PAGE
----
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Magnesium in plant nutrition
It plays an important role in plant life. It is part of the chlorophyll molecule and is directly involved in photosynthesis. However, chlorophyll contains a smaller part of this element, about 10% of the total content in plants.
Magnesium is also found in pectin and phytin, which accumulates mainly in seeds. With a lack of magnesium, the chlorophyll content in the green parts of the plant decreases. The leaves, first of all the lower ones, become spotty, "marbled", turn pale between the veins, and along the veins the green color is still preserved (partial chlorosis). Then the leaves gradually turn yellow, curl off the edges and fall off prematurely. As a result, the development of plants slows down and their growth deteriorates.
Magnesium, together with phosphorus, is found mainly in the growing parts and seeds of plants. Unlike calcium, it is more mobile and can be reused in plants. From old leaves, magnesium moves to young ones, and after flowering, it flows out of the leaves into the seeds, where it is concentrated in the embryo. Seeds contain more magnesium, and leaves less than calcium. The lack of magnesium affects the yield of seeds, roots and tubers more sharply than that of straw or tops. This element plays an important role in various life processes, it participates in the movement of phosphorus in plants, activates some enzymes (for example, phosphatase), accelerates the formation of carbohydrates, and affects the redox processes in plant tissues.
A good supply of plants with magnesium helps to enhance the reduction processes in them and leads to a greater accumulation of reduced organic compounds - essential oils, fats, etc. With a lack of magnesium, on the contrary, oxidative processes intensify, the activity of the peroxidase enzyme increases, and the content of sugar and ascorbic acid decreases.
The magnesium requirements of individual plants differ. With high yields, they consume from 1 to 7 g of MgO per 1 m². The greatest amount of magnesium is absorbed by potatoes, beets, legumes and legumes. Therefore, they are most sensitive to the lack of this element. Many crops on acidic soils (legumes, cabbage, onions, garlic) lack magnesium and calcium as nutrients, most of all due to antagonism with hydrogen, aluminum, manganese and iron, which are very abundant in acidic soils. There is less magnesium in soils than calcium. Strongly podzolized acidic soils of light texture are especially poor in them. In such soils, the application of lime fertilizers containing magnesium significantly increases the yield.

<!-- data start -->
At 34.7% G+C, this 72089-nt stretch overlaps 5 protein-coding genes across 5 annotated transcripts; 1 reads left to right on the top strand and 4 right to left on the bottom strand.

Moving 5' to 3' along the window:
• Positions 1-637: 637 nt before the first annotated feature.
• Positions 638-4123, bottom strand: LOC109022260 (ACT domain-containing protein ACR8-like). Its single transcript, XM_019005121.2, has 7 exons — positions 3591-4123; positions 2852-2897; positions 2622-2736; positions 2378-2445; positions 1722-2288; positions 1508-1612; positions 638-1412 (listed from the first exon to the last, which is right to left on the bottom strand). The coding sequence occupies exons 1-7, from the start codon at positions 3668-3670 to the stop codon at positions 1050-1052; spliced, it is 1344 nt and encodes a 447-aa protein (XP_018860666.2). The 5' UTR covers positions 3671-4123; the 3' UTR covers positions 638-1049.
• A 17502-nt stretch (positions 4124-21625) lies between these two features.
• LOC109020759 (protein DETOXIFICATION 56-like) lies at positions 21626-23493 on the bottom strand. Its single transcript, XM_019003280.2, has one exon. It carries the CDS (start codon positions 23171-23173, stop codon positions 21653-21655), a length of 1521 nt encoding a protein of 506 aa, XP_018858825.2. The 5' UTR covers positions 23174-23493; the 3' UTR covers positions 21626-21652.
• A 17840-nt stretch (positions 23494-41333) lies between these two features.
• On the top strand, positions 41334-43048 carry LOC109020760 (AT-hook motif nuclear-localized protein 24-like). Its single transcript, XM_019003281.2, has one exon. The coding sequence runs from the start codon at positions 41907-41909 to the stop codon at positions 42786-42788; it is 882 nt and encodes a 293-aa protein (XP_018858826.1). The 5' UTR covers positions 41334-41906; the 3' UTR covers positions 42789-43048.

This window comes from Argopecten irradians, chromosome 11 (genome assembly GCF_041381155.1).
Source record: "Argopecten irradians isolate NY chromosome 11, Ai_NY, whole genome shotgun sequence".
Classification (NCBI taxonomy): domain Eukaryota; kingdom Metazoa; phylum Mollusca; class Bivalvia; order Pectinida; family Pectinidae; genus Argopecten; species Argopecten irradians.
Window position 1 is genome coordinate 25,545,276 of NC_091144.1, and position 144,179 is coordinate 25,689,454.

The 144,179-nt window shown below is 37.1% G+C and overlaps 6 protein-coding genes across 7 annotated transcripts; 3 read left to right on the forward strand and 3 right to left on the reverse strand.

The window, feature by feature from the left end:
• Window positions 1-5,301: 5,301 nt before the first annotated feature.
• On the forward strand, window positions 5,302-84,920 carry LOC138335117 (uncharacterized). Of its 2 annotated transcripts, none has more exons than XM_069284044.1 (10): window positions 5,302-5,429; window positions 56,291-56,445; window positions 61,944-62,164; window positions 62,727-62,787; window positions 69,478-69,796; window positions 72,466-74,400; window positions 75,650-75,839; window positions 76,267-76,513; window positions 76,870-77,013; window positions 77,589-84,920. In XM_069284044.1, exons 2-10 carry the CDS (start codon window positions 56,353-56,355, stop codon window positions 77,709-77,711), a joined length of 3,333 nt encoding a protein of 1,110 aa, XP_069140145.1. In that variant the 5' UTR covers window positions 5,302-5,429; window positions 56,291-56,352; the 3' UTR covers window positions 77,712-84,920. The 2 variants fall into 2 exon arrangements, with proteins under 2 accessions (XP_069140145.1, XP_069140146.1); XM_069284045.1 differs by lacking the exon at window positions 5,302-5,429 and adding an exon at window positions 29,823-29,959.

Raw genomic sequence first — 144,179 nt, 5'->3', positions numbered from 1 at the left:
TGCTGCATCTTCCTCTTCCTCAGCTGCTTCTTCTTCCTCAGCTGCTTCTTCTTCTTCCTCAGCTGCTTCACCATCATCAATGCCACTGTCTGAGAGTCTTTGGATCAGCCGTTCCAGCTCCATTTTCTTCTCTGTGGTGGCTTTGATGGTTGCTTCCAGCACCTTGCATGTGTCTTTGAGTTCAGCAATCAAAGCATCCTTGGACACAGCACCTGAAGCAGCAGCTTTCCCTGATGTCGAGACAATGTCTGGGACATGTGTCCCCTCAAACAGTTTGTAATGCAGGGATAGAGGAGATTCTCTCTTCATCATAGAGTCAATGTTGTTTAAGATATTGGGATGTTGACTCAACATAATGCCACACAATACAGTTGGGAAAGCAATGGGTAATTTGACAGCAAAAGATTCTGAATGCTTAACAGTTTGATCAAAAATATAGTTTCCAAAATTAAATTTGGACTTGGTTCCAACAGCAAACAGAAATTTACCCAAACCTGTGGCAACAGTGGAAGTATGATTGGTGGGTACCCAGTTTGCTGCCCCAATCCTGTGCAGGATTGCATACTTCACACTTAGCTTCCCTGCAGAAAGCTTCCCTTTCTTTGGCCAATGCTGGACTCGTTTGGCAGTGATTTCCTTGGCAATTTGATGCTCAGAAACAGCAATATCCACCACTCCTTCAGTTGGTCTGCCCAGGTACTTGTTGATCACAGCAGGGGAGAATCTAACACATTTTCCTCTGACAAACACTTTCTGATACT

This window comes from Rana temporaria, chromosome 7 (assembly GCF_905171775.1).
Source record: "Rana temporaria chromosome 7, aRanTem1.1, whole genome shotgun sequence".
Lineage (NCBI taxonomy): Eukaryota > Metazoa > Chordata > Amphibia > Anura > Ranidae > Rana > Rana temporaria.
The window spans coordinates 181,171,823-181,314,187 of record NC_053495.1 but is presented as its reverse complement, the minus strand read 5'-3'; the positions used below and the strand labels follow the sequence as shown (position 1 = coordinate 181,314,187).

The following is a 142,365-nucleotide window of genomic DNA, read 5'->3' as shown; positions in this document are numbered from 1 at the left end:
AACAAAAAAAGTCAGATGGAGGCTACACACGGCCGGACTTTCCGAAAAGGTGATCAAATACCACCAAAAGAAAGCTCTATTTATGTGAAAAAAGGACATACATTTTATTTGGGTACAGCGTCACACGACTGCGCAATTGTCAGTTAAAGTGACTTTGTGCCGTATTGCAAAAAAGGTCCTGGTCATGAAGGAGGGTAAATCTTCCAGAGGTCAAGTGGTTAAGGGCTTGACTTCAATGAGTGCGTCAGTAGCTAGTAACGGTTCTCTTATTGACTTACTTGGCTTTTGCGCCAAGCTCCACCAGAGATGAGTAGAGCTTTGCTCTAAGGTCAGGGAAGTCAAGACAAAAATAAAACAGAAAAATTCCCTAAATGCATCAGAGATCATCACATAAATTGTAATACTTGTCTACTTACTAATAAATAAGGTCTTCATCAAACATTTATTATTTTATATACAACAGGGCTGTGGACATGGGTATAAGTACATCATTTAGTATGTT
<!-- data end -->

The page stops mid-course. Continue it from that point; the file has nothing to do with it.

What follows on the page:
Regular liming of the soils of the summer cottage, on average once every five years, with one of the following fertilizers provides a radical improvement in acidic soils, increases their fertility and improves plant nutrition.
Limestone and dolomite flour
Obtained by grinding and crushing limestone and dolomite. The speed of interaction with the soil and the effectiveness of ground limestone and dolomite are highly dependent on the degree of grinding. Particles larger than 1 mm dissolve poorly and very weakly reduce soil acidity. The finer the grinding, the better they mix with the soil, dissolve faster and more completely, act faster and the higher their efficiency.
Burnt and slaked lime
When firing hard limestones, calcium and magnesium carbonates lose carbon dioxide and turn into calcium oxide or magnesium oxide CaO and MgO. When they interact with water, calcium or magnesium hydroxide is formed, that is, the so-called slaked lime - "fluff". It is a fine crumbling powder of Ca (OH) 2 and Mg (OH) 2. You can extinguish burnt lime directly in the field, sprinkling it with damp earth.